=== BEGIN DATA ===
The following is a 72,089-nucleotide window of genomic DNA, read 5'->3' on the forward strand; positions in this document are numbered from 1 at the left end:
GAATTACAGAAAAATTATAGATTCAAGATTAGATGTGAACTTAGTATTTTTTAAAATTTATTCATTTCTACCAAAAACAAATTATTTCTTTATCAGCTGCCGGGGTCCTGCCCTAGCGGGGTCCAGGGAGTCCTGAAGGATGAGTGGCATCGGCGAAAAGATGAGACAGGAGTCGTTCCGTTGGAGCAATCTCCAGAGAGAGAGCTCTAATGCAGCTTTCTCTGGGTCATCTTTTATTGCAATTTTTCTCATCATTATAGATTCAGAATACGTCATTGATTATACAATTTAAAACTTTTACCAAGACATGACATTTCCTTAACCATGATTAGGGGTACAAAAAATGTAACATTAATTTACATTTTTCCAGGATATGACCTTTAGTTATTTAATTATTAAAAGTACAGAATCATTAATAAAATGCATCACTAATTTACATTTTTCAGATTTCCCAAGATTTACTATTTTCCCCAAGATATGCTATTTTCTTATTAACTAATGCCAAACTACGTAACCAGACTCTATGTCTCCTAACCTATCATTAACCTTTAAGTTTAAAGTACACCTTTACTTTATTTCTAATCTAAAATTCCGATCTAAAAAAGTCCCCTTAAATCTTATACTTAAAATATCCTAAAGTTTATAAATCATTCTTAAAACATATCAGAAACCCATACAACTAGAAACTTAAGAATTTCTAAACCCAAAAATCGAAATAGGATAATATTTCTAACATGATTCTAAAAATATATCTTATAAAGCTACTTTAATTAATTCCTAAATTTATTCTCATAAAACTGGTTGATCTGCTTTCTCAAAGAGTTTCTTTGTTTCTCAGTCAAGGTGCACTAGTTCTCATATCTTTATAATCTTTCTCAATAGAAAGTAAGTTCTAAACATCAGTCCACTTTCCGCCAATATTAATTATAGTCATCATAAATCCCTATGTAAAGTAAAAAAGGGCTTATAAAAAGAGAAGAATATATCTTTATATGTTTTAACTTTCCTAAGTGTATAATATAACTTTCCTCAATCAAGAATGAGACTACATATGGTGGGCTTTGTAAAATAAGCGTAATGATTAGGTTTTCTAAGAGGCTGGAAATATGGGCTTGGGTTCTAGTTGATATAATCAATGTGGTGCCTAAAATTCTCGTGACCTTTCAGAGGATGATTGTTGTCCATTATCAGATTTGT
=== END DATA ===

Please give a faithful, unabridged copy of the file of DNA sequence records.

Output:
The following is a 72,089-nucleotide window of genomic DNA, read 5'->3' on the forward strand; positions in this document are numbered from 1 at the left end:
GAATTACAGAAAAATTATAGATTCAAGATTAGATGTGAACTTAGTATTTTTTAAAATTTATTCATTTCTACCAAAAACAAATTATTTCTTTATCAGCTGCCGGGGTCCTGCCCTAGCGGGGTCCAGGGAGTCCTGAAGGATGAGTGGCATCGGCGAAAAGATGAGACAGGAGTCGTTCCGTTGGAGCAATCTCCAGAGAGAGAGCTCTAATGCAGCTTTCTCTGGGTCATCTTTTATTGCAATTTTTCTCATCATTATAGATTCAGAATACGTCATTGATTATACAATTTAAAACTTTTACCAAGACATGACATTTCCTTAACCATGATTAGGGGTACAAAAAATGTAACATTAATTTACATTTTTCCAGGATATGACCTTTAGTTATTTAATTATTAAAAGTACAGAATCATTAATAAAATGCATCACTAATTTACATTTTTCAGATTTCCCAAGATTTACTATTTTCCCCAAGATATGCTATTTTCTTATTAACTAATGCCAAACTACGTAACCAGACTCTATGTCTCCTAACCTATCATTAACCTTTAAGTTTAAAGTACACCTTTACTTTATTTCTAATCTAAAATTCCGATCTAAAAAAGTCCCCTTAAATCTTATACTTAAAATATCCTAAAGTTTATAAATCATTCTTAAAACATATCAGAAACCCATACAACTAGAAACTTAAGAATTTCTAAACCCAAAAATCGAAATAGGATAATATTTCTAACATGATTCTAAAAATATATCTTATAAAGCTACTTTAATTAATTCCTAAATTTATTCTCATAAAACTGGTTGATCTGCTTTCTCAAAGAGTTTCTTTGTTTCTCAGTCAAGGTGCACTAGTTCTCATATCTTTATAATCTTTCTCAATAGAAAGTAAGTTCTAAACATCAGTCCACTTTCCGCCAATATTAATTATAGTCATCATAAATCCCTATGTAAAGTAAAAAAGGGCTTATAAAAAGAGAAGAATATATCTTTATATGTTTTAACTTTCCTAAGTGTATAATATAACTTTCCTCAATCAAGAATGAGACTACATATGGTGGGCTTTGTAAAATAAGCGTAATGATTAGGTTTTCTAAGAGGCTGGAAATATGGGCTTGGGTTCTAGTTGATATAATCAATGTGGTGCCTAAAATTCTCGTGACCTTTCAGAGGATGATTGTTGTCCATTATCAGATTTGT